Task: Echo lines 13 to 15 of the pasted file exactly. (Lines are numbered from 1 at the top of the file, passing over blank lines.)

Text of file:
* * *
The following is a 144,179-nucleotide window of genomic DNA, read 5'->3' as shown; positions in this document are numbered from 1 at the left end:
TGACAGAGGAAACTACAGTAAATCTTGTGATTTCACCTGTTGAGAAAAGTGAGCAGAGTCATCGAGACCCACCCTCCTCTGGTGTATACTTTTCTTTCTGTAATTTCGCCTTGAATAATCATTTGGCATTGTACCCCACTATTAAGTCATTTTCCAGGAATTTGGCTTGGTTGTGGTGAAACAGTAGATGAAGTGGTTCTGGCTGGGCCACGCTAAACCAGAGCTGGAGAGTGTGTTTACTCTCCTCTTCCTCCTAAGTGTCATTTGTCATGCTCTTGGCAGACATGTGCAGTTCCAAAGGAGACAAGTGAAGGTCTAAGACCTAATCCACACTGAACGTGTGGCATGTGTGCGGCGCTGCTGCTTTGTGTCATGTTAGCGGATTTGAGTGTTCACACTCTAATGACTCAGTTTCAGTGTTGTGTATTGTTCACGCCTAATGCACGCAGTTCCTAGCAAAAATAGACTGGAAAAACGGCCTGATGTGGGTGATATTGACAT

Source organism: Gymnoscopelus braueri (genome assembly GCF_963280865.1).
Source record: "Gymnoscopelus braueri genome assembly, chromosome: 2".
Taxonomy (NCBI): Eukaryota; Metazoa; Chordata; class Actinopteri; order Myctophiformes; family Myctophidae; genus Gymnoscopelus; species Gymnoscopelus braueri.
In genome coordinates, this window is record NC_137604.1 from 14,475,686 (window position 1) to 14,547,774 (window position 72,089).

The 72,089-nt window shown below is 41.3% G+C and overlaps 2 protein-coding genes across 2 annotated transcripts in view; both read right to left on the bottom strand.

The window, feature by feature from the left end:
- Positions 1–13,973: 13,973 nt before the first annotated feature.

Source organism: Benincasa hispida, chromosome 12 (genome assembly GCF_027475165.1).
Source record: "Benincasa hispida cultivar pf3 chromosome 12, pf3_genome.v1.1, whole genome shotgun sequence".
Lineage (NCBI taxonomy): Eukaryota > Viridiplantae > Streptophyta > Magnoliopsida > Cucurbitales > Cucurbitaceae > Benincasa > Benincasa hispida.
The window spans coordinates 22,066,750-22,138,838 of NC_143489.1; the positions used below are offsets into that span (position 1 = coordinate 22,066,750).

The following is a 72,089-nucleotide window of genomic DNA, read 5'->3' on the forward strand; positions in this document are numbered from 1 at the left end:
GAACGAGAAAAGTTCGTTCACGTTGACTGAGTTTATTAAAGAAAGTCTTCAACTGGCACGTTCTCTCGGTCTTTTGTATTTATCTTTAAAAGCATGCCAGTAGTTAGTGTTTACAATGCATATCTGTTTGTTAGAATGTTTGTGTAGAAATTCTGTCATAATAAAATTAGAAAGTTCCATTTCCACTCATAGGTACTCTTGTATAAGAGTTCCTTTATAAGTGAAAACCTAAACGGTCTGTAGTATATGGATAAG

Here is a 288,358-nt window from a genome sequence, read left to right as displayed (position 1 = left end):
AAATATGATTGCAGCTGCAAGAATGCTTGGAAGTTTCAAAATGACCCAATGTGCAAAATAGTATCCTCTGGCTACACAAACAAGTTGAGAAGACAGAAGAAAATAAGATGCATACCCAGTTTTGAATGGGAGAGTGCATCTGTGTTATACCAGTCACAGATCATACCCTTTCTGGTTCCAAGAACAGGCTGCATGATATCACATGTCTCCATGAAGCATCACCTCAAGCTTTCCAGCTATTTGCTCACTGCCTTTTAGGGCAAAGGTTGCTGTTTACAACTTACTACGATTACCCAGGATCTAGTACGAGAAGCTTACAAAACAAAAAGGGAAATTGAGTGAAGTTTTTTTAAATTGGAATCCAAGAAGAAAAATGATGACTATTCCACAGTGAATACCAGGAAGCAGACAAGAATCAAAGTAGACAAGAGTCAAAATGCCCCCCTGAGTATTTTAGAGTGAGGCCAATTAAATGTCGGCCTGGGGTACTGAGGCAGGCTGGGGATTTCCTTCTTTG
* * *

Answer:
The window spans coordinates 22,066,750-22,138,838 of NC_143489.1; the positions used below are offsets into that span (position 1 = coordinate 22,066,750).

The following is a 72,089-nucleotide window of genomic DNA, read 5'->3' on the forward strand; positions in this document are numbered from 1 at the left end:
GAACGAGAAAAGTTCGTTCACGTTGACTGAGTTTATTAAAGAAAGTCTTCAACTGGCACGTTCTCTCGGTCTTTTGTATTTATCTTTAAAAGCATGCCAGTAGTTAGTGTTTACAATGCATATCTGTTTGTTAGAATGTTTGTGTAGAAATTCTGTCATAATAAAATTAGAAAGTTCCATTTCCACTCATAGGTACTCTTGTATAAGAGTTCCTTTATAAGTGAAAACCTAAACGGTCTGTAGTATATGGATAAG